The Smallest Man by Frances Quinn
Publisher: Simon & Schuster
Publishing Date: 7th January 2021
Source: Received from the publisher, thank you!
Number of pages: 384
Genre: General Fiction (Adult), Historical Fiction
‘I want you to remember something, Nat. You’re small on the outside. But inside you’re as big as everyone else. You show people that and you won’t go far wrong in life.’
A compelling story perfect for fans of The Doll Factory, The Illumination of Ursula Flight and The Familiars.
My name is Nat Davy. Perhaps you’ve heard of me? There was a time when people up and down the land knew my name, though they only ever knew half the story.
The year of 1625, it was, when a single shilling changed my life. That shilling got me taken off to London, where they hid me in a pie, of all things, so I could be given as a gift to the new queen of England.
They called me the queen’s dwarf, but I was more than that. I was her friend, when she had no one else, and later on, when the people of England turned against their king, it was me who saved her life. When they turned the world upside down, I was there, right at the heart of it, and this is my story.
Inspired by a true story, and spanning two decades that changed England for ever, The Smallest Man is a heartwarming tale about being different, but not letting it hold you back. About being brave enough to take a chance, even if the odds aren’t good. And about how, when everything else is falling apart, true friendship holds people together.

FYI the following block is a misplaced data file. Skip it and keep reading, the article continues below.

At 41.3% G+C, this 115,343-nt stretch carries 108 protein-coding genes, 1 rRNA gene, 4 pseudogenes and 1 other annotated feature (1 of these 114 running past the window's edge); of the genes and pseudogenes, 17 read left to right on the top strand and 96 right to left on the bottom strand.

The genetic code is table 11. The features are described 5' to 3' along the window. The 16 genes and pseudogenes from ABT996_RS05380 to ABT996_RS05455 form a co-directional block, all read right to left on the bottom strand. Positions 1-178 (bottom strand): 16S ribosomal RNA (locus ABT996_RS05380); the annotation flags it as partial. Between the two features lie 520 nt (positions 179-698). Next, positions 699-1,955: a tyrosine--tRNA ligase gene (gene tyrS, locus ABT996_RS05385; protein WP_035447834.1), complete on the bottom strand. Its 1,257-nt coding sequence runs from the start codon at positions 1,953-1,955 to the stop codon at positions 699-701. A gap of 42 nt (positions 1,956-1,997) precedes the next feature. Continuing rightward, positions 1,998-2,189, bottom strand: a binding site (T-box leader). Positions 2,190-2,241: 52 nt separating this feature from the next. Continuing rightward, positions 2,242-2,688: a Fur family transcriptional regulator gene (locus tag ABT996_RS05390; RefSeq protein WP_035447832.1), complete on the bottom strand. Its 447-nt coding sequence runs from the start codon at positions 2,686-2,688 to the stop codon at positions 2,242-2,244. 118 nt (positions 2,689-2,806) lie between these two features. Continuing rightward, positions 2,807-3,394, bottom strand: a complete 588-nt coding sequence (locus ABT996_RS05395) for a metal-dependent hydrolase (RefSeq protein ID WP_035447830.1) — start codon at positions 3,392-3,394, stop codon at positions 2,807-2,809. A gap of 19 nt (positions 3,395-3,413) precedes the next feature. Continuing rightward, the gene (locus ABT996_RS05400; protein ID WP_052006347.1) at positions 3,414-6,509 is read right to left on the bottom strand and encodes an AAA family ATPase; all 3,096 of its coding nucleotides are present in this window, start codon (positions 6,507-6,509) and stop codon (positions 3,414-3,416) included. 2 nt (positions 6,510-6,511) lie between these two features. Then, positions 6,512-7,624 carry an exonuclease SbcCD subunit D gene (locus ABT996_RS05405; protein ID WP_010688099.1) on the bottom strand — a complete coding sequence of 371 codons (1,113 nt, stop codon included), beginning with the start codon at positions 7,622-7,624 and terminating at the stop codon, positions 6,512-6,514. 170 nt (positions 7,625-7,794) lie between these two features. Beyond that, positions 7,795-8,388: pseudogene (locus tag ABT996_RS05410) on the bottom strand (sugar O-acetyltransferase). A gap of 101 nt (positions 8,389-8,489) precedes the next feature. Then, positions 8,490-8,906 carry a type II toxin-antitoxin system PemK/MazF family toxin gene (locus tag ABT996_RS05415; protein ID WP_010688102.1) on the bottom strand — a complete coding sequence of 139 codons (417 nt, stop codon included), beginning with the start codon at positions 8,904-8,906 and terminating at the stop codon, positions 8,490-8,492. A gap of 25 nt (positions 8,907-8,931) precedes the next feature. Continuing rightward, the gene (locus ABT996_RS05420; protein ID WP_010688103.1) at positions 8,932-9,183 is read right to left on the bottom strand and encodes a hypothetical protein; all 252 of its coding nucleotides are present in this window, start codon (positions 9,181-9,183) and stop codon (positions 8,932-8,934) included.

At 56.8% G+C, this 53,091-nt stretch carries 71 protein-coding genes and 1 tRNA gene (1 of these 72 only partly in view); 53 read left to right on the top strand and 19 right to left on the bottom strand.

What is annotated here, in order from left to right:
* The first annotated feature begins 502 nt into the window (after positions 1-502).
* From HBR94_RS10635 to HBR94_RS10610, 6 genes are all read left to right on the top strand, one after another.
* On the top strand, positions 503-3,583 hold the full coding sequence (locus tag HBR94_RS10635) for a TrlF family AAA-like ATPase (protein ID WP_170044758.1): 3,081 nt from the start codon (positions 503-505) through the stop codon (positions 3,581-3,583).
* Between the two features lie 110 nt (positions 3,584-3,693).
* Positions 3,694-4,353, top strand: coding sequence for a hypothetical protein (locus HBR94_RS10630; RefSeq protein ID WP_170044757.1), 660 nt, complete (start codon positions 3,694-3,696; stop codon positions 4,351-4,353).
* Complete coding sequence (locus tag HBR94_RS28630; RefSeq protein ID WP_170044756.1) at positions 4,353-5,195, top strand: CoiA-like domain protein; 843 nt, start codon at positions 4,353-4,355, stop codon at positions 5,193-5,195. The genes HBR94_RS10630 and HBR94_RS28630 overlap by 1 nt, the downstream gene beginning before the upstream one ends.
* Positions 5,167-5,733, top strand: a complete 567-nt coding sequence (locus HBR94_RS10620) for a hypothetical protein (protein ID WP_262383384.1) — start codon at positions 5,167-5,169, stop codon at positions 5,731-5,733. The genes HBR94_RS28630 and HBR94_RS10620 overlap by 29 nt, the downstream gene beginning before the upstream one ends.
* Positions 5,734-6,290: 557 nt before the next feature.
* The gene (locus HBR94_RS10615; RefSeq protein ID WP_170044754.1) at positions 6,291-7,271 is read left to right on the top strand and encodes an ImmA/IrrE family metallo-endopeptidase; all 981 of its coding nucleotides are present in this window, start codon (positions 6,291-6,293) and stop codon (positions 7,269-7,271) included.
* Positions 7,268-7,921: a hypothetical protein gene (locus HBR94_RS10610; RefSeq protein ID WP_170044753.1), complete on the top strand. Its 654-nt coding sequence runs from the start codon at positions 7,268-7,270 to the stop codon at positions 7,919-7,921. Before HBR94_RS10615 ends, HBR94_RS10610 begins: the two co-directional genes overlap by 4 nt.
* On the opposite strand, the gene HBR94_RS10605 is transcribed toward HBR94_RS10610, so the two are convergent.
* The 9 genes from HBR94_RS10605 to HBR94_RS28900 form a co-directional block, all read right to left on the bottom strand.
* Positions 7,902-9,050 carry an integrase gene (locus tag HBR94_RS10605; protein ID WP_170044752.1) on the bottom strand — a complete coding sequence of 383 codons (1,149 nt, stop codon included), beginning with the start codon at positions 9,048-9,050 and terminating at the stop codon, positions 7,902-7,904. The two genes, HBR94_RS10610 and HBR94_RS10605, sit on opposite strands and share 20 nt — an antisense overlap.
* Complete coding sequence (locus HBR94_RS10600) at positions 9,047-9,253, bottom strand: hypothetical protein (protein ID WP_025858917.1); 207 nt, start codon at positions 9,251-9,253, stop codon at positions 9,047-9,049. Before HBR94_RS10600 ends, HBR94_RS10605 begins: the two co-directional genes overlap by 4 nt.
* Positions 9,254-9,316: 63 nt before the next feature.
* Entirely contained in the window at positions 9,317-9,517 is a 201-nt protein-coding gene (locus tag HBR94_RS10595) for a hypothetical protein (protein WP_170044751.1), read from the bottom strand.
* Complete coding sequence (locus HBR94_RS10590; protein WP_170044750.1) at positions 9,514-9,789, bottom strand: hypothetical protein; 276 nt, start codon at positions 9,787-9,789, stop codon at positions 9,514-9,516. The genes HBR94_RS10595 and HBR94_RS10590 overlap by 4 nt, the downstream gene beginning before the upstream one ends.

„The Smallest Man“ is set in 1600’s England and follows the life of Nat Davey, a 10 – year – old boy who’s life is about to turn very special. Nat, you know, is small, yet he didn’t stopped dreaming of growing and being like a normal boy. However, he soon realises that it’s not possible and he starts to feel useless. His father also realises that and decides to sell Nat – to the highest bidder, as it turns out, despite Nat’s mother’s pleas and protests. Blessing in disguise, he finds himself in London, being a gift to Queen of England. Knowing better, Nat decides to do the best with his new life and slowly starts to form a friendship with the Queen, who is as lonely and misunderstood as Nat is. But times are turbulent and there is the threat of the civil war, as King’s politics are tearing the country apart. Where is Nat’s journey going to throw him? To the enemy’s territory or maybe it’s going to spare him?
Googling the painting the author talks about in her book made the whole reading experience even much more real and poignant. The look on Nat’s face (he’s going to stay Nat for me, sorry!) will stay with me for ever and it was that moment when I really relized, oh my, you were real. Nat, you see, was inspired by a real character – Jeffrey Hudson, court dwarf to Queen Henrietta Maria and there are two kinds of books telling us fictional stories about real characters – those that either absolutely pull it off or those that absolutely misfire. „The Smallest Man“ belongs to the first category where the author beautifully and in a very captivating way brought him back to life, telling a story filled with courage, sadness, bravery and hope. As there are not many information about Jeffrey Hudson, Nat is a work of fiction but I think Frances Quinn couldn’t create a better character.